Is there a related protection for the measles vaccine?

Is there a related protection for the measles vaccine?
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The Journal of Infectious Diseases, jiz381,

published: November 01, 2019

Measles is rampant again, unfortunately, in Europe and the United States [1, 2]. For this reason, it is important to know the correlates of protection against measles, to evaluate the susceptibility of individuals and the population, including all those who had previously been vaccinated.

Defining a vaccine protection related is not easy, as I have learned over the years. In 2001, I covered the topic for the first time, trying to simplify it through some definitions and criteria [3]. Later I realized that nothing is simple, as has been noticed since time immemorial [4]! The reasons for this lack of simplicity are varied, including the lack of standardization of essential immunological tests, the multiplicity of antibody and immune cell functions, and the many ways in which these functions interact. In addition, additional doses and number of doses also count in the correlates estimates.

Despite these appalling circumstances Bolotin et al, in the current issue of The Journal of Infectious Diseases [5], they reviewed the data of the protective correlates through the measles vaccine. In this field, for a long time relied on a study by Chen et al on a measles epidemic [6], in which blood samples were taken from the subjects before vaccination and after a subsequent wave of measles.

The conclusion drawn from that study was that 120 mIU of antibodies to the measles virus, based on the results of an enzyme-related immunosorbent assay (ELISA) assay, were correlated with clinically diagnosed measles protection.

Although that was, and is, a useful number, its accuracy has not been confirmed for several reasons.

First, the antibody level was measured by an ELISA, the dosage of which does not take into account the antibody function in measuring the antibodies themselves.

Antibodies perform multiple functions, including neutralization, prevention from binding to the body, and increased activity of natural killer cells. Furthermore, the responses of cells to the measles virus are not clearly defined, and for some diseases these responses add up to the antibody response. Therefore it is important to look again at measles protection correlates, which Bolotin et al have tried to do.

In the nineteenth century, Panum [7] he acknowledged that the measles virus infection naturally contracted in the Faroe Islands conferred permanent immunity against the disease, and, in fact, that observation can still be considered true today. However, the vaccine generates an attenuated infection, and it does not happen that the antibodies remain permanently elevated in the vaccinated. This situation is responsible for re-evaluating the long-term effectiveness of the measles vaccine [8].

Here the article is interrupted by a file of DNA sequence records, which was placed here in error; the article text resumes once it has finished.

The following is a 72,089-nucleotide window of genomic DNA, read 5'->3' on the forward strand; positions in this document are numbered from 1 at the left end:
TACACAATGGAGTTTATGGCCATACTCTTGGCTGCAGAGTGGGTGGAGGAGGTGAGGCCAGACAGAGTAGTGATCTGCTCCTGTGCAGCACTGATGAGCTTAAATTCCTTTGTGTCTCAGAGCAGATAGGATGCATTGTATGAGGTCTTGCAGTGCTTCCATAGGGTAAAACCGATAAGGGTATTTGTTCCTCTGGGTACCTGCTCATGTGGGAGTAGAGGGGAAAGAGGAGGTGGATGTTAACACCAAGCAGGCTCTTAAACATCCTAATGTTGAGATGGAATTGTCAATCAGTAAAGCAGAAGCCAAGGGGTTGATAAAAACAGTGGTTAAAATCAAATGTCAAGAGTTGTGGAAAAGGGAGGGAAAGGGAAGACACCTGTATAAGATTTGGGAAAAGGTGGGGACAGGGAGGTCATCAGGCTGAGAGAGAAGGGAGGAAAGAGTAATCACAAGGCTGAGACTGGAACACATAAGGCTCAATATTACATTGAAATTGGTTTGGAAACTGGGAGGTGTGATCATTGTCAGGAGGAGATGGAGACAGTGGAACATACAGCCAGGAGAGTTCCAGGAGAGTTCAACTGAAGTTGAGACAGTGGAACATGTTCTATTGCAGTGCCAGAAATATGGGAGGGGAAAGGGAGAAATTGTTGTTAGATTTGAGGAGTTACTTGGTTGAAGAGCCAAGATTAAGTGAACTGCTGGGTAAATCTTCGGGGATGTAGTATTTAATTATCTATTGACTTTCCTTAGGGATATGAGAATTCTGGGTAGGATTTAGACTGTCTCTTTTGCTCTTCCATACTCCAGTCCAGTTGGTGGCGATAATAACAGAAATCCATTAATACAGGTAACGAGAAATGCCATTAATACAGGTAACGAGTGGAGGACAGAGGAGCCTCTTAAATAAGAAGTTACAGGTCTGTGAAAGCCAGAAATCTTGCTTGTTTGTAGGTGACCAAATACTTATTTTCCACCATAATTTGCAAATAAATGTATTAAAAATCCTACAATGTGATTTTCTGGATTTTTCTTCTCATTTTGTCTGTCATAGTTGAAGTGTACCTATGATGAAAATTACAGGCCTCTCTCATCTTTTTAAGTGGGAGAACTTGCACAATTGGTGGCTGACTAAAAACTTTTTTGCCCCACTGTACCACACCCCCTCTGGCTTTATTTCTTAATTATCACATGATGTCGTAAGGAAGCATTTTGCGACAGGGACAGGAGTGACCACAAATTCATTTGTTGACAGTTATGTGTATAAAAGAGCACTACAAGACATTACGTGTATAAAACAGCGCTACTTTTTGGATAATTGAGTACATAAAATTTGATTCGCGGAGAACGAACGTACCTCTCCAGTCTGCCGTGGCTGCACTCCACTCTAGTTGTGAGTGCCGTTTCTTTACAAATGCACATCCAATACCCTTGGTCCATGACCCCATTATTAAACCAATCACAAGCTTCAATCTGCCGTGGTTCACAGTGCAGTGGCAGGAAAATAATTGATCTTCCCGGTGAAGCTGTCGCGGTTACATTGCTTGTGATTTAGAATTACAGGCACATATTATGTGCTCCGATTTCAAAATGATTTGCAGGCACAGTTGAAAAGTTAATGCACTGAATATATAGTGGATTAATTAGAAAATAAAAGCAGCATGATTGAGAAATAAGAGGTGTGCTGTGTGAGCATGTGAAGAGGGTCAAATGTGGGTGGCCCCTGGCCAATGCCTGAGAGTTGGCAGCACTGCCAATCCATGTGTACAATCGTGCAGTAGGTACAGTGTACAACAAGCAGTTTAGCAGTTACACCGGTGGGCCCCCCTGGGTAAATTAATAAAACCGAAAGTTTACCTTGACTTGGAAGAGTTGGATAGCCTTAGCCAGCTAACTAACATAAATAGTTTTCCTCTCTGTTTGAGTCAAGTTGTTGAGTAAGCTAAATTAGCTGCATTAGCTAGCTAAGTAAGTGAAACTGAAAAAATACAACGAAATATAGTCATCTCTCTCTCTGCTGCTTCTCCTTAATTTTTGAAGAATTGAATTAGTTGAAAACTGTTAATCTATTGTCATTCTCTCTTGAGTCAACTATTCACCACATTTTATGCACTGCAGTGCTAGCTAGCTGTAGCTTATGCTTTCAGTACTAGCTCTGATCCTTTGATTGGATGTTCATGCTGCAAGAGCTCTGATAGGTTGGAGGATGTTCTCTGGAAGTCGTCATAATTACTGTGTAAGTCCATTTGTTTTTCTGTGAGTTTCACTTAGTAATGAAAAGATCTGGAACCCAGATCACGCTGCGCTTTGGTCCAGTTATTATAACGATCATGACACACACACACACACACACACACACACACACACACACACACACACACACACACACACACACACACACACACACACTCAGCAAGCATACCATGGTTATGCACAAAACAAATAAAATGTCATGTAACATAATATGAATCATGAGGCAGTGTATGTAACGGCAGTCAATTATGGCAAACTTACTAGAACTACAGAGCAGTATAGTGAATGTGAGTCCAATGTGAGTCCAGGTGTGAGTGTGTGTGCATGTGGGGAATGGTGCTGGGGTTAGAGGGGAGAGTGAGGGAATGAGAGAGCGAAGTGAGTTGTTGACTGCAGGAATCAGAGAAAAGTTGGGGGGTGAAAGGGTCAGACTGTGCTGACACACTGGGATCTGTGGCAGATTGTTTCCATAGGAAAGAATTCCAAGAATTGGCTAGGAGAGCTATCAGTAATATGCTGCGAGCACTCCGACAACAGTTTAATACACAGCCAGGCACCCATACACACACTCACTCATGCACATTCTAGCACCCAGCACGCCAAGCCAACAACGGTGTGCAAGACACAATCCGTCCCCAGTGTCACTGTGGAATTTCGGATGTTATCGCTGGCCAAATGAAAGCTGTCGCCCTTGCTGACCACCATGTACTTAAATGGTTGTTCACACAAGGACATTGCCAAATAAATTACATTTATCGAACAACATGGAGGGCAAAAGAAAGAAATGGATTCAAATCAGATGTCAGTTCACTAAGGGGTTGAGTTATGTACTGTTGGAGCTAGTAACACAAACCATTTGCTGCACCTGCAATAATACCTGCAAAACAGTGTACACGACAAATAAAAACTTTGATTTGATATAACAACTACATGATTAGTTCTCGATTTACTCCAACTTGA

Although the vast majority of measles vaccinates remain positive forever, as with the mumps vaccine, the circulation of new measles virus genotypes can be important. Genotypes B3 and D8 are currently in circulation, and these viruses are not neutralized as well by antibodies against the vaccine genotype (e.g. genotype A) as by antibodies that counteract new species. [9]. More importantly, a minority of vaccinates lose antibodies over time and thus become susceptible to wild measles virus infection.

Cherry and Zahn recently showed that 11% of measles cases in California occurred in vaccinated people who received two doses of the vaccine [10]. A study carried out in Spain observed that between 2003 and 2014, 132 measles cases were observed in those who had received two doses of the vaccine [11]. In a psychiatric unit for teenagers, one case of measles in an unvaccinated subject led to a 7% contagion rate among his vaccinated contacts, although the disease was mild [12]. A wave involving Dutch medical staff suggested that low levels of neutralizing antibodies in vaccinates correlated with protection failure [13]. Unfortunately, the level of complete protection of neutralizing antibodies is not known.

The possibility that a subclinical infection or a few symptoms with measles virus occurs among vaccinated people should be considered. Although I am not aware of any evidence of virus excretion from vaccinated with some but not all symptoms of measles, isolation of the virus from these patients should be attempted. Furthermore, the reasons for the drop in antibodies in some vaccinated subjects are unknown, and it is necessary to establish new protective correlates based on neutralizing antibodies or other immune functions.

The measles outbreaks that are taking place in Europe and the United States could be useful if samples were obtained from those who expose themselves to contact before it is or is not infected. The scientific community should take advantage of the current situation brought by vaccine resistance and ignorance of vaccines to better define the correlates of measles immunity.

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